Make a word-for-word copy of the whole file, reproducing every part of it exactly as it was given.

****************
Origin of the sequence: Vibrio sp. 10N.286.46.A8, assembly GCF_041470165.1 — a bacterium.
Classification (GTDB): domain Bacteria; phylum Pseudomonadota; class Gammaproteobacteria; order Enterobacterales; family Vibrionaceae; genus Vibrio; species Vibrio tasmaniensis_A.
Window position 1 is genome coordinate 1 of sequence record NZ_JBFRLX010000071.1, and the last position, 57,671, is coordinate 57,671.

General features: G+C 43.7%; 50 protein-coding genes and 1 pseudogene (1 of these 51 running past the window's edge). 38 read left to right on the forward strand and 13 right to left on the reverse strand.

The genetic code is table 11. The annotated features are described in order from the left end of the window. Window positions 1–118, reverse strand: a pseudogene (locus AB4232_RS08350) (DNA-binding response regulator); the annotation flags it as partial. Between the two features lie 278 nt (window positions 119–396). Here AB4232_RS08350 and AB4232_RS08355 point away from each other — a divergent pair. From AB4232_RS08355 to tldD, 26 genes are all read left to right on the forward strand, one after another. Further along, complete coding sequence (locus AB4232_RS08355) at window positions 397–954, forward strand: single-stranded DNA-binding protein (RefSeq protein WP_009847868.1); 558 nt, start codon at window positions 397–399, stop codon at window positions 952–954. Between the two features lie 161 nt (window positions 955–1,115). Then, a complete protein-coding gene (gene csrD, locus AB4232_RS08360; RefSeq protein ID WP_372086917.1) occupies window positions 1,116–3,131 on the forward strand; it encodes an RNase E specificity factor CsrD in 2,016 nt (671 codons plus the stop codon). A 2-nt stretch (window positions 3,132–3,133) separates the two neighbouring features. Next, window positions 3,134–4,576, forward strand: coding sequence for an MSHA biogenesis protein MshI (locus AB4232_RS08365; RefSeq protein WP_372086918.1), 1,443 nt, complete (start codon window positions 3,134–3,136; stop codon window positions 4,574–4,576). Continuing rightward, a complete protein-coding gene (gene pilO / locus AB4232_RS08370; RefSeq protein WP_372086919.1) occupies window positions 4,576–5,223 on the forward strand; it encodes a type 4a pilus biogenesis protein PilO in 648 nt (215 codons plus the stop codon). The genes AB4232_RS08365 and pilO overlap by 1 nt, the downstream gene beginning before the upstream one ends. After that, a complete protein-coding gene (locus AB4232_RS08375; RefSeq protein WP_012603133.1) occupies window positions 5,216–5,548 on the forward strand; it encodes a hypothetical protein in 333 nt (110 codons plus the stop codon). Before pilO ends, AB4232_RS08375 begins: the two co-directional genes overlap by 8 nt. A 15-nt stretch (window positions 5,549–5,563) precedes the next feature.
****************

Origin of the sequence: Vibrio sp. 10N.286.46.A8, assembly GCF_041470165.1 — a bacterium.
Classification (GTDB): domain Bacteria; phylum Pseudomonadota; class Gammaproteobacteria; order Enterobacterales; family Vibrionaceae; genus Vibrio; species Vibrio tasmaniensis_A.
Window position 1 is genome coordinate 1 of sequence record NZ_JBFRLX010000071.1, and the last position, 57,671, is coordinate 57,671.

General features: G+C 43.7%; 50 protein-coding genes and 1 pseudogene (1 of these 51 running past the window's edge). 38 read left to right on the forward strand and 13 right to left on the reverse strand.

The genetic code is table 11. The annotated features are described in order from the left end of the window. Window positions 1–118, reverse strand: a pseudogene (locus AB4232_RS08350) (DNA-binding response regulator); the annotation flags it as partial. Between the two features lie 278 nt (window positions 119–396). Here AB4232_RS08350 and AB4232_RS08355 point away from each other — a divergent pair. From AB4232_RS08355 to tldD, 26 genes are all read left to right on the forward strand, one after another. Further along, complete coding sequence (locus AB4232_RS08355) at window positions 397–954, forward strand: single-stranded DNA-binding protein (RefSeq protein WP_009847868.1); 558 nt, start codon at window positions 397–399, stop codon at window positions 952–954. Between the two features lie 161 nt (window positions 955–1,115). Then, a complete protein-coding gene (gene csrD, locus AB4232_RS08360; RefSeq protein ID WP_372086917.1) occupies window positions 1,116–3,131 on the forward strand; it encodes an RNase E specificity factor CsrD in 2,016 nt (671 codons plus the stop codon). A 2-nt stretch (window positions 3,132–3,133) separates the two neighbouring features. Next, window positions 3,134–4,576, forward strand: coding sequence for an MSHA biogenesis protein MshI (locus AB4232_RS08365; RefSeq protein WP_372086918.1), 1,443 nt, complete (start codon window positions 3,134–3,136; stop codon window positions 4,574–4,576). Continuing rightward, a complete protein-coding gene (gene pilO / locus AB4232_RS08370; RefSeq protein WP_372086919.1) occupies window positions 4,576–5,223 on the forward strand; it encodes a type 4a pilus biogenesis protein PilO in 648 nt (215 codons plus the stop codon). The genes AB4232_RS08365 and pilO overlap by 1 nt, the downstream gene beginning before the upstream one ends. After that, a complete protein-coding gene (locus AB4232_RS08375; RefSeq protein WP_012603133.1) occupies window positions 5,216–5,548 on the forward strand; it encodes a hypothetical protein in 333 nt (110 codons plus the stop codon). Before pilO ends, AB4232_RS08375 begins: the two co-directional genes overlap by 8 nt. A 15-nt stretch (window positions 5,549–5,563) precedes the next feature.